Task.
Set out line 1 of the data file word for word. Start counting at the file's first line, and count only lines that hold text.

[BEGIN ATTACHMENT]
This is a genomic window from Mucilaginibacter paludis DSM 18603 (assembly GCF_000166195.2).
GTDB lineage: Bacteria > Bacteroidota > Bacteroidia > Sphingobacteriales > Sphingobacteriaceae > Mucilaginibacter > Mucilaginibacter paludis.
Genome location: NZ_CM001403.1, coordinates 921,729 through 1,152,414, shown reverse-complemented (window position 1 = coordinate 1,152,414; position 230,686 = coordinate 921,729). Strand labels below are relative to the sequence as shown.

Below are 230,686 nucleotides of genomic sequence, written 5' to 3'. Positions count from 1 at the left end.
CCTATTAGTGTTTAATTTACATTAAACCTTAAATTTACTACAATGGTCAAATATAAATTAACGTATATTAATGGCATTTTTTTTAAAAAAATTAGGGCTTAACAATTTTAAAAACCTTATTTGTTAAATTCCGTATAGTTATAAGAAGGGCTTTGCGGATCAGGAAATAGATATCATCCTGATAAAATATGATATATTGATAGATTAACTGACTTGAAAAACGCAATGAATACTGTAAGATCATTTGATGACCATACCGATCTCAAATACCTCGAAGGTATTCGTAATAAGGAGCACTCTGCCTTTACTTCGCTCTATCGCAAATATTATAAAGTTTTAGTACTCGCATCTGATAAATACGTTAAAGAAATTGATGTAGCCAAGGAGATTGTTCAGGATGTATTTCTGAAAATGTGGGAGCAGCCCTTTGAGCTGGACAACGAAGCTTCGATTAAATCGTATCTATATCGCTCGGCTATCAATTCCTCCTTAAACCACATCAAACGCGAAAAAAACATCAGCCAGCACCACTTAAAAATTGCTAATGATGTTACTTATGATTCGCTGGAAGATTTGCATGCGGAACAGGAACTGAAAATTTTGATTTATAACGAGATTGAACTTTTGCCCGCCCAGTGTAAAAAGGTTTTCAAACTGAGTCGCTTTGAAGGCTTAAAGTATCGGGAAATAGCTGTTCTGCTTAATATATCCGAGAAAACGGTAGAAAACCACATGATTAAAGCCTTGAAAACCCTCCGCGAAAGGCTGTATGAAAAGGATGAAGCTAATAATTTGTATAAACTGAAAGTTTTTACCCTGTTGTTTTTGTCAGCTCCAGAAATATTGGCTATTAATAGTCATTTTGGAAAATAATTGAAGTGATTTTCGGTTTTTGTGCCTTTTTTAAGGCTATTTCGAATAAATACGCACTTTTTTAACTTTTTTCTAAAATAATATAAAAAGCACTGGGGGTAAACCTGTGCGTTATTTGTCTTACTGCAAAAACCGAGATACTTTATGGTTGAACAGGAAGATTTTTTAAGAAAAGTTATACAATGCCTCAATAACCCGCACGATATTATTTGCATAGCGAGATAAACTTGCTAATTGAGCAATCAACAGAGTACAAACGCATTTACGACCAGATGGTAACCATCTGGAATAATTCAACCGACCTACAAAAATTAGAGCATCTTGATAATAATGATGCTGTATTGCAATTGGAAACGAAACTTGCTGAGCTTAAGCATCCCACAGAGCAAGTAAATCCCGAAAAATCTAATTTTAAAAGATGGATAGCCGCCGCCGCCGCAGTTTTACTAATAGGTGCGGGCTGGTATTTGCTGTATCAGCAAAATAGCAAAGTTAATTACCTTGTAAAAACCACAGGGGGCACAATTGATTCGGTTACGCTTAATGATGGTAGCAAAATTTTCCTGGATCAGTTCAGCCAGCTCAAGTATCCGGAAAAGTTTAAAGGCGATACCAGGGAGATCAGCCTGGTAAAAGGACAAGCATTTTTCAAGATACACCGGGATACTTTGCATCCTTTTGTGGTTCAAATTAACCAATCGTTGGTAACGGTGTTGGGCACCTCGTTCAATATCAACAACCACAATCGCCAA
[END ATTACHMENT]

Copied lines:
This is a genomic window from Mucilaginibacter paludis DSM 18603 (assembly GCF_000166195.2).